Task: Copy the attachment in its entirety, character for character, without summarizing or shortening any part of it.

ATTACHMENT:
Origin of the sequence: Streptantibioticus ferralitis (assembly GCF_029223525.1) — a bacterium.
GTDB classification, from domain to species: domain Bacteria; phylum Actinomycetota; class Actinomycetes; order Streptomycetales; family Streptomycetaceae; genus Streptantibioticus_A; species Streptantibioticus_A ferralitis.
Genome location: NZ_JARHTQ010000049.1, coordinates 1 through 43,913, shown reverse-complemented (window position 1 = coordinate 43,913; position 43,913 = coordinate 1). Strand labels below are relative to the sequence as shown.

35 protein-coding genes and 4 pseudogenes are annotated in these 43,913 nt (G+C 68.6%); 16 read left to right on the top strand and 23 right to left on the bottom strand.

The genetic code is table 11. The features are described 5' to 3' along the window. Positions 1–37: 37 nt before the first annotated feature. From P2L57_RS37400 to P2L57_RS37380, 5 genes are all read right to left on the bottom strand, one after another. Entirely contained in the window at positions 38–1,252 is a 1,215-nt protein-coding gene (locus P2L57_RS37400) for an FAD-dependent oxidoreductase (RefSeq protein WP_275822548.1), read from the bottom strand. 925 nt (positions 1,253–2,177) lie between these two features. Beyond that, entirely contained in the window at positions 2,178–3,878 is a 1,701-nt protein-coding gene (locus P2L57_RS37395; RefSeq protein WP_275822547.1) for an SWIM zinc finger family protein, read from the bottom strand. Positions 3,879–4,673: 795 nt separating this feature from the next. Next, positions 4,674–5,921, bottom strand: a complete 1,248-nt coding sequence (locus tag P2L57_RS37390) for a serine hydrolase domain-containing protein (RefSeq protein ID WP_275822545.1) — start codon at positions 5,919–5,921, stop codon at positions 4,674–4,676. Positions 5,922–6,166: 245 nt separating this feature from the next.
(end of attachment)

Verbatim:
Origin of the sequence: Streptantibioticus ferralitis (assembly GCF_029223525.1) — a bacterium.
GTDB classification, from domain to species: domain Bacteria; phylum Actinomycetota; class Actinomycetes; order Streptomycetales; family Streptomycetaceae; genus Streptantibioticus_A; species Streptantibioticus_A ferralitis.
Genome location: NZ_JARHTQ010000049.1, coordinates 1 through 43,913, shown reverse-complemented (window position 1 = coordinate 43,913; position 43,913 = coordinate 1). Strand labels below are relative to the sequence as shown.

35 protein-coding genes and 4 pseudogenes are annotated in these 43,913 nt (G+C 68.6%); 16 read left to right on the top strand and 23 right to left on the bottom strand.

The genetic code is table 11. The features are described 5' to 3' along the window. Positions 1–37: 37 nt before the first annotated feature. From P2L57_RS37400 to P2L57_RS37380, 5 genes are all read right to left on the bottom strand, one after another. Entirely contained in the window at positions 38–1,252 is a 1,215-nt protein-coding gene (locus P2L57_RS37400) for an FAD-dependent oxidoreductase (RefSeq protein WP_275822548.1), read from the bottom strand. 925 nt (positions 1,253–2,177) lie between these two features. Beyond that, entirely contained in the window at positions 2,178–3,878 is a 1,701-nt protein-coding gene (locus P2L57_RS37395; RefSeq protein WP_275822547.1) for an SWIM zinc finger family protein, read from the bottom strand. Positions 3,879–4,673: 795 nt separating this feature from the next. Next, positions 4,674–5,921, bottom strand: a complete 1,248-nt coding sequence (locus tag P2L57_RS37390) for a serine hydrolase domain-containing protein (RefSeq protein ID WP_275822545.1) — start codon at positions 5,919–5,921, stop codon at positions 4,674–4,676. Positions 5,922–6,166: 245 nt separating this feature from the next.